3 hours ago, Thaddeus Kosciuszko said:

My father was executor for his parents' estate.  First, any property that was specifically granted to anyone in my grandparent's wills was distributed to those named.

Next, to avoid any issues, he had an estate appraiser come in and assign a value to virtually every single thing that was part of the estate.  That established the value of the total estate, less the house.

That number was divided equally amongst the four children.

Then, if one of my Dad's sisters or his brother wanted something from the estate, the value of that item was deducted from that person's share of the estate, and a third of that value added to the other three siblings' share.  If two siblings wanted the same item, they basically bid for it.

The system worked remarkably well for assuring everybody received what they wanted without any money changing hands, except that some of my Grandmother's jewelry that mysteriously disappeared after some family members walked through the house during an unannounced visit.

I've been named executor for my parents' estate, and had planned to use the same approach.  Unfortunately my parents named me on an equal basis with a sibling I can no longer trust for reasons I will not go into.  I will likely submit a petition to the court to have my name removed as executor, as the liability I will incur as a result of my sibling's inevitable mishandling of the estate is too great.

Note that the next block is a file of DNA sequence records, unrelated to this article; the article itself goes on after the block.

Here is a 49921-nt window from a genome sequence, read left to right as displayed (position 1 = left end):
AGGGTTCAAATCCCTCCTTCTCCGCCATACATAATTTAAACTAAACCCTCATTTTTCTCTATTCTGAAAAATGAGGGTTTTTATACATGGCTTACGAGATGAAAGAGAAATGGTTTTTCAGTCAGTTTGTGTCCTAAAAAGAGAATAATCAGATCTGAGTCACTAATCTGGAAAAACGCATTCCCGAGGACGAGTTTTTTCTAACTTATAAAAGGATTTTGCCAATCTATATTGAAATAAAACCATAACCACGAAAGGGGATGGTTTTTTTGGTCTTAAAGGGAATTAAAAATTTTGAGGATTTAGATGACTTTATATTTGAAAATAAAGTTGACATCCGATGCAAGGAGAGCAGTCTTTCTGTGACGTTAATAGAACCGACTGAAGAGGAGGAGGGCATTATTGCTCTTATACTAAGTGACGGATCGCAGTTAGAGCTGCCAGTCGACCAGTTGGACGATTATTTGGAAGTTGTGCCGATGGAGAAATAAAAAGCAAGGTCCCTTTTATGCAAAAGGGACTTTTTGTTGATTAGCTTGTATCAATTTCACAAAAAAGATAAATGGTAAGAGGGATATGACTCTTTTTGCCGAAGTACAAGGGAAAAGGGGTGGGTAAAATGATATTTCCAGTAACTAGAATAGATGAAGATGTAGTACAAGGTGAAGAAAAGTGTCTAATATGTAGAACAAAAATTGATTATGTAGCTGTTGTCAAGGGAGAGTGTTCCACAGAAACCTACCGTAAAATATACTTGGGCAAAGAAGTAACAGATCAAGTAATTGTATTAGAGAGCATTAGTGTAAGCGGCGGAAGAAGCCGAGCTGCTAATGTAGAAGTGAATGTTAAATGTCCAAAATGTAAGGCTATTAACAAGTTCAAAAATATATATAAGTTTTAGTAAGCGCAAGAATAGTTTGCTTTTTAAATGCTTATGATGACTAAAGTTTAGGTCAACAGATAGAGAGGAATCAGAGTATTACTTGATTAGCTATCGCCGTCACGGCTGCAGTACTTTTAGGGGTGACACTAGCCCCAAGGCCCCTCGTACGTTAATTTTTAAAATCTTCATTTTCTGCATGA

Interesting about how your father handled it.

After reading some CAnadian case law summaries, the liability of executor is real.  Presumably you will have to pay a small fee to submit the court petition for removal of your name as executor.

Link to comment
Share on other sites

6 hours ago, shootingstar said:

What type of professional for fee does executor role work in a reliable way?  

In the States there is a term/role called Professional Fiduciary. California has a organization for them. In Oregon not as many. Essentially you hire them instead of a lawyer that is billing $$$. I quick googled in Oregon and saw that there were a few lawyers that acted in that role. I'm a bit unclear on the fees. You would not want a lawyer charging $600/hr coming out to the house 2x/week. I believe they are bonded. 

idk if Canada has such a role